tv All In With Chris Hayes MSNBC January 27, 2017 12:00am-1:01am PST
>> why did he write the report? >> tonight, why the president abruptly canceled the kickoff of his voter fraud probe. and what we learned from his first big interview. >> this goes all the way down here. all the way down. i. plus, today's diplomatic meltdown with mexico. >> the american people will not pay for the wall. >> and a political firestorm after the white house floats a 20% tax hike to pay for the wall. then the resistance takes aim at executive orders. and new alarms from the military about the commander in chief's explicit endorsement of torture. >> do i feel it works? absolutely i feel it works. >> when "all in" starts right now. good evening from new york, i'm chris hayes. during his first week in office in speeches, tweets, and now his first interview president trump has shown himself to be a man consumed by questions about his
own popularity and legitimacy operating in a world governed not by facts and information but rumors, falsehoods and whatever helps to bolster his vulnerable self-image. as a case in point, the "washington post" broke the story that in a saturday phone call, this is the first morning that the president was president of the united states, trump personally ordered acting national park service director michael t. reynolds to produce additional photographs of the previous day's crowds on the national mall. that's according to three individuals with knowledge of the conversation. the president believed the photos might prove the media lied in reporting attendance had been no better than average. today trump took his first trip as president, flying to philadelphia on air force one to addrs a republican congressiol retreat. he begin by revisiting his election victory. >> nice to win.
do we agree? it's been a while. the state of pennsylvania is very special to me for lots of reasons, especially from a couple of months ago, remember. pennsylvania cannot be won, remember? pennsylvania cannot be won, right congressman? there is no path to victory for trump in pennsylvania. except we won. >> well, the president was inside speaking and hundreds of people took to the streets outside to protest the new administration and republican efforts to repeal the affordable care act. president trump remains at this moment historically unpopular. his approval rating now somewhere between 46% according to the gallup poll and 36% according to quinnipiac. numbers like those seem to haunt him, frankly as does the size of his inauguration crowd and his loss in the popular vote by a margin of three million. those fixations were on display in trump's first big tv interview as president which aired last night. he was asked why he chose to make his first full day in office all about his inauguration turnout. >> does that send a message to the american people that that's more important than some of the pressing issues?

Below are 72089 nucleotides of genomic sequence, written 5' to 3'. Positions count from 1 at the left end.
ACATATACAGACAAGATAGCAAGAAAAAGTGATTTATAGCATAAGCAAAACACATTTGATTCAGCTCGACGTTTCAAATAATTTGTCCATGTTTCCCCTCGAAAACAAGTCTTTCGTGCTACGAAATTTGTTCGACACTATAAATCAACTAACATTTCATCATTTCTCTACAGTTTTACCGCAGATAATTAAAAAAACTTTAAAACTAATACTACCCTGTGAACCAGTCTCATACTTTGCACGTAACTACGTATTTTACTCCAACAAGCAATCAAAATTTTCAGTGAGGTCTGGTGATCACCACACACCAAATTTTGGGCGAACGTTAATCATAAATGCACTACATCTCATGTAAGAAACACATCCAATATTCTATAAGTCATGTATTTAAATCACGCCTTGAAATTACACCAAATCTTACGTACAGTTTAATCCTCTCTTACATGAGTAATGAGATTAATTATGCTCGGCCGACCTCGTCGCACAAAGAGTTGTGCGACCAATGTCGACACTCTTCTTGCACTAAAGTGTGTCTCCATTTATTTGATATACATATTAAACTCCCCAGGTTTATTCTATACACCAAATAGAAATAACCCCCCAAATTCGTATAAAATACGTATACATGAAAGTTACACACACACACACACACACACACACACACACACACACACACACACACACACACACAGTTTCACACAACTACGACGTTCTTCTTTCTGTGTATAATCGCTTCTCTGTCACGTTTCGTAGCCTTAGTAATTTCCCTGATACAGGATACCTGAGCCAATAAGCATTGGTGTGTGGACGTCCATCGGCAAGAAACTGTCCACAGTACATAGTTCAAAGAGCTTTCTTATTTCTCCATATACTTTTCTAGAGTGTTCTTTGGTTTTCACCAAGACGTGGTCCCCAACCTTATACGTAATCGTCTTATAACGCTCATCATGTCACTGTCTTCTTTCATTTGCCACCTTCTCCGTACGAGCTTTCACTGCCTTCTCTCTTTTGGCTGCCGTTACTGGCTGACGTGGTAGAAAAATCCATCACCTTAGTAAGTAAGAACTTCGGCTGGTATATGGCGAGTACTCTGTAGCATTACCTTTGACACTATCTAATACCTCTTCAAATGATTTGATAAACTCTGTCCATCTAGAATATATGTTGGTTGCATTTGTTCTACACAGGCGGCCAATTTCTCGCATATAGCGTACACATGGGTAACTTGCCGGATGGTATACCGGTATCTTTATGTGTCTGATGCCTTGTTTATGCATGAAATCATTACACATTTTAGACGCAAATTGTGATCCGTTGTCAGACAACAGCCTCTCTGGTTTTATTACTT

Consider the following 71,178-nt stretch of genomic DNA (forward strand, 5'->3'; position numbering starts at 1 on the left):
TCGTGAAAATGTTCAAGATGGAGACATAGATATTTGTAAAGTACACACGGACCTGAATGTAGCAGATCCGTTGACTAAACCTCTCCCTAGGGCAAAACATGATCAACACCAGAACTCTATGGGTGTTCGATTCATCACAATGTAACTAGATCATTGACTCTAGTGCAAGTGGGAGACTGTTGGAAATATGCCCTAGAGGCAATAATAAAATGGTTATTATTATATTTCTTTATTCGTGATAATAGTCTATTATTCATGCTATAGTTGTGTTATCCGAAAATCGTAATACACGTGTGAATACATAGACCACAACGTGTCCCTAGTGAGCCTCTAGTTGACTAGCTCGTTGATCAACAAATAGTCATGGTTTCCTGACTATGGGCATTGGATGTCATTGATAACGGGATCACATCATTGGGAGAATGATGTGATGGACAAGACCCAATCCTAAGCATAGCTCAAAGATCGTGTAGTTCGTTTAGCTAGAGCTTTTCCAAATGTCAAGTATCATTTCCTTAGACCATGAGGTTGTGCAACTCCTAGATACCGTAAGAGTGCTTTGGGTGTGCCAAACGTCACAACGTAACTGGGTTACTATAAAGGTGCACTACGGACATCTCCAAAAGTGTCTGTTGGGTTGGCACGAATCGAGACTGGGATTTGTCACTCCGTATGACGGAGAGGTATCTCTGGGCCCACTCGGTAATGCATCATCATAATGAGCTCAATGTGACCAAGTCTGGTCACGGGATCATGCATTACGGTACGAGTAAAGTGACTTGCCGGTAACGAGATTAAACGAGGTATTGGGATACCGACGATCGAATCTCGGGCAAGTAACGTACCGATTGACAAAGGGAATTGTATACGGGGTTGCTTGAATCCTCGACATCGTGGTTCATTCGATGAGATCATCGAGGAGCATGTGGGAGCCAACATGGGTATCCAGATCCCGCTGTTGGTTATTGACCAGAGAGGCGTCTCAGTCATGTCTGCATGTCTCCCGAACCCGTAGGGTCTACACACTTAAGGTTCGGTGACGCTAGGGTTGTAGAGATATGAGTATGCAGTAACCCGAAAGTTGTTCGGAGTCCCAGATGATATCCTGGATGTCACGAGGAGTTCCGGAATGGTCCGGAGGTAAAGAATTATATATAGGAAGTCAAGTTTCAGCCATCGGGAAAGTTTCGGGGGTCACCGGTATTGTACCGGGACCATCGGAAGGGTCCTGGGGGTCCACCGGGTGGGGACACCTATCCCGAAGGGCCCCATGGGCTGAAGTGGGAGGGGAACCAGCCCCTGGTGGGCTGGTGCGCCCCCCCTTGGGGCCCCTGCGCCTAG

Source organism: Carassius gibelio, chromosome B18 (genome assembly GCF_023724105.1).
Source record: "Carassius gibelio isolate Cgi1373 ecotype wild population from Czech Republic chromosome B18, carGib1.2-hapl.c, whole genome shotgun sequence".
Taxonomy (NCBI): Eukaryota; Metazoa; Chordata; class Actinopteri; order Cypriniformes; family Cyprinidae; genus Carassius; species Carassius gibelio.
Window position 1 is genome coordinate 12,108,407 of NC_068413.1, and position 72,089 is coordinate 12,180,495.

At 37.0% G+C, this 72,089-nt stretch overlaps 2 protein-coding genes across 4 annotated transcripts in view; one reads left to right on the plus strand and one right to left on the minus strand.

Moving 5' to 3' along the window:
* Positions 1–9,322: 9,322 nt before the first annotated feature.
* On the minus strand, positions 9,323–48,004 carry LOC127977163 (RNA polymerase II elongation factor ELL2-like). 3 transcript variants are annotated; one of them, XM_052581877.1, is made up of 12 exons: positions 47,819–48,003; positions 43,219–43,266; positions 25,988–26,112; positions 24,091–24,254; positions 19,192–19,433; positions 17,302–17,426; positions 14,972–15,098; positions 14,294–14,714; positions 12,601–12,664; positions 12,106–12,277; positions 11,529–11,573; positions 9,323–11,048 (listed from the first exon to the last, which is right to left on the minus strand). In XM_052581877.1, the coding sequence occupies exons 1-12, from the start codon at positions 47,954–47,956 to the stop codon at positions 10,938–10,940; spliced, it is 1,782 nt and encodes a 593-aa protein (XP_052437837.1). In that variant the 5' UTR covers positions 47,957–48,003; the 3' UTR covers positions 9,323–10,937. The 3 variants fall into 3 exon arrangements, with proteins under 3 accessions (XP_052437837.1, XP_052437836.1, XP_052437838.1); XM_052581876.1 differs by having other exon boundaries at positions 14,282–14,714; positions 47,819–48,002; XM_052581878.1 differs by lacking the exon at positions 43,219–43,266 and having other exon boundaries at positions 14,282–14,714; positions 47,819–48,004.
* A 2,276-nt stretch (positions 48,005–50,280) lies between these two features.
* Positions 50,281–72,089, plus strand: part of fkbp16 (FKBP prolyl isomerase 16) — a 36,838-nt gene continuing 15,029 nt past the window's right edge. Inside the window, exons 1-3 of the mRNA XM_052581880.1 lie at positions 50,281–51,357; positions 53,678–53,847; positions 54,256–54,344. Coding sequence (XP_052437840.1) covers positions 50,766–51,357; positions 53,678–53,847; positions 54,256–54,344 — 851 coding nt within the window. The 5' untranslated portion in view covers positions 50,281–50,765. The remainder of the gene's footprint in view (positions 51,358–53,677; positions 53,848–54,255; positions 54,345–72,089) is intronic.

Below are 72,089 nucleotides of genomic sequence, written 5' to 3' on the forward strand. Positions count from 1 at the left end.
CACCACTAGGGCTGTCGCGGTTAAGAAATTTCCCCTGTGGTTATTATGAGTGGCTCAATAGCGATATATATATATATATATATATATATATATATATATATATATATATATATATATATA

>> part of my whole victory was that the member and women of this country who have been forgotten will never be forgotten again. part of that is when they try and demean me unfairly because we had a massive crowd of people. that was some crowd. when i looked at the numbers that happened to come in from all of the various sources, we had the biggest audience in the history of inaugural speeches. >> the biggest audience in the history of inaugural speeches. that is false. trump was pressed about his speech saturday at the cia delivered in front of a wall commemorating fallen officers where he drew criticism for continuing to harp on crowd size. >> that speech was a home run. that speech ifou look at fox, okay? see what fox said. they said it was one of the great speeches, they showed the people applauding and screening. >> you would give the same speech if you went back? >> absolutely.